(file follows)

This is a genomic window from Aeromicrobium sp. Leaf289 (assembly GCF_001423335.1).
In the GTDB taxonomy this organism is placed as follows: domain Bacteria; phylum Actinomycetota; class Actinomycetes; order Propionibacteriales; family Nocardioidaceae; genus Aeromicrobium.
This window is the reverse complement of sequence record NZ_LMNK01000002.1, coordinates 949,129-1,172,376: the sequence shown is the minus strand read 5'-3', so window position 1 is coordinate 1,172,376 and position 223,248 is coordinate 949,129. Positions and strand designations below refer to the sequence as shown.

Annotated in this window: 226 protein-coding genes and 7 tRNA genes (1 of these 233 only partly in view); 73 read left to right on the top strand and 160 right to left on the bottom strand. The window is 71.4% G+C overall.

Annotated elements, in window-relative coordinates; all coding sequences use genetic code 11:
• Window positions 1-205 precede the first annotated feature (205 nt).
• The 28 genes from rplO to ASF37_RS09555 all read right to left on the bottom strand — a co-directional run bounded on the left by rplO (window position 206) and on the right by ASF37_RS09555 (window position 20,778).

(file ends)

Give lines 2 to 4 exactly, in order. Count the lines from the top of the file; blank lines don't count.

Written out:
In the GTDB taxonomy this organism is placed as follows: domain Bacteria; phylum Actinomycetota; class Actinomycetes; order Propionibacteriales; family Nocardioidaceae; genus Aeromicrobium.
This window is the reverse complement of sequence record NZ_LMNK01000002.1, coordinates 949,129-1,172,376: the sequence shown is the minus strand read 5'-3', so window position 1 is coordinate 1,172,376 and position 223,248 is coordinate 949,129. Positions and strand designations below refer to the sequence as shown.

Annotated in this window: 226 protein-coding genes and 7 tRNA genes (1 of these 233 only partly in view); 73 read left to right on the top strand and 160 right to left on the bottom strand. The window is 71.4% G+C overall.